Then the unhappy beings who remained on the other side of the Beresina abandoned themselves to absolute despair. Some of them attempted to pass the bridge, enveloped as it was in flames; but, arrested in the midst of their progress, they were compelled to throw themselves into the river, to escape a death yet more horrible. At length the Russians were masters of the field of battle, our troops retired, the uproar ceased, and a mournful silence succeeded.
As we marched towards Zembin, we re-ascended the right bank of the Beresina, whence we could distinctly see all that passed on the other side. The cold was excessive, and the wind blew in loud and hollow gusts. The obscurity of the night was dissipated only by the numerous fires of the enemy who occupied the heights. At the foot of these hills were our unfortunate companions. Their destruction was now inevitable, and amidst all their former disasters, never were they exposed to, nor can imagination conceive, horrors equal to those which encompassed them during that frightful night. The elements let loose seemed to conspire to afflict universal nature, and to chastise the ambition and the crimes of man. The conquerors and the conquered were alike overwhelmed with sufferings. Round
the encampment of the Russians, however, we saw enormous masses of burning wood, but on the spot which held our devoted companions there was neither light nor shelter. Lamentable cries and groans alone marked the place which contained these miserable victims.
More than twenty thousand sick and wounded fell into the power of the enemy. Two hundred pieces of cannon were abandoned. All the baggage of the two corps which had joined us was equally the prey of the conquerors ; yet when we contemplated the deplorable fate of the wretched beings who were left on the other side of the Beresina, the consciousness of our safety rendered us insensible to the loss of all our riches. They were for ever deprived of the hope of revisiting the land that gave them birth, and were doomed to pass the sad remnant of their days amidst the snows of Siberia, where they would water with their tears the black bread which would be the only wages of the most humiliating servitude.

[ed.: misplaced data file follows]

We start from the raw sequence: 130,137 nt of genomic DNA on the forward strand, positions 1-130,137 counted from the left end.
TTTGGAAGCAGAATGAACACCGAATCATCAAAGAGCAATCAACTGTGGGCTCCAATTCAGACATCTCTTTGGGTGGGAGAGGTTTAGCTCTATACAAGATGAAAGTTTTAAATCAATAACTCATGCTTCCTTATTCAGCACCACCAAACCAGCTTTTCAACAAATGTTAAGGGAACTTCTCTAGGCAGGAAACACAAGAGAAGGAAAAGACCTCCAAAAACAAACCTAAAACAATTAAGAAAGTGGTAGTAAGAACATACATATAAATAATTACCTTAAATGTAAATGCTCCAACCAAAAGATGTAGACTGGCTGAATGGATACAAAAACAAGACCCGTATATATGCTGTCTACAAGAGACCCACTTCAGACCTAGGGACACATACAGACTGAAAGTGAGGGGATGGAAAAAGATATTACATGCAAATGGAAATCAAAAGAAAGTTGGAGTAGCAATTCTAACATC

November 29th.-Setting out on the morrow for Zembin, and endeavouring to rejoin what remained of the fourth corps, we again commiserated the fate of the numerous friends who were no longer with us. We eagerly embraced those who had returned, whom we had feared we should never again have beheld, and congratulated each other on surviving a day more terrible than the bloodiest battle. We mutually recounted the dangers we had run, and the difficulties with which we had struggled to escape with life. “ I have lost every thing,” said one, “ servants, horses, baggage ; but I think not of it; I rather esteem myself most fortunate that I have preserved my life, that I have escaped from the inclemency of the weather, the horrors of famine, and the arms of the enemy."-"I have nothing but what I carry about me," said a second, “ and of all that I had, I only wish for some shoes to defend my feet, and some bread to eat: these are the truest riches." “ I have lost all,” exclaimed a third, “ but I do not regret it, since the sacrifice of my baggage has enabled
me to save my wounded brother.” Such was the language which we heard, during several successive days; and those who were silent deeply mused on the dangers
which they had passed, and rendered their secret but - fervent thanks to Providence for a preservation almost miraculous.
EXISTENCE IN NORTH RONA, One of the most remote and inaccessible of the Hebrides.
This island, says Dr. Macculloch, is now inhabited by one family only, consisting of six individuals, of which the female patriarch has been forty years on the island. The occupant of the farm is a cotter, cultivating it and tending fifty sheep for his employer, to whom he is bound for eight years: an unnecessary precaution, since the nine chains of the Styx could afford no greater security than the sea which surrounds him, as he is not allowed to keep a boat. During a residence now of seven years, he had, with the exception of a visit from the boat of the Fortune, seen no face but that of his employer and his own family. Twice in the year that part of the crop which is not consumed on the farm, together with the produce of the sheep, and the feathers obtained from the sea-fowl, which he is bound to procure, are taken away by the boat from Lewes, and thus his communication with the external world is maintained. On the appearance of our boat, the women and children were seen running away to the cliffs to hide themselves, loaded with the very little moveable property they possessed, while the man and his son were employed in driving away the sheep. We might have imagined ourselves landing on an island in the Pacific ocean. A few words of Gaelic soon recalled the latter, but it was some time before the females came from their retreat, very unlike in look to the inhabitants of a civilised world. In addition to the grain and potatoes required for the use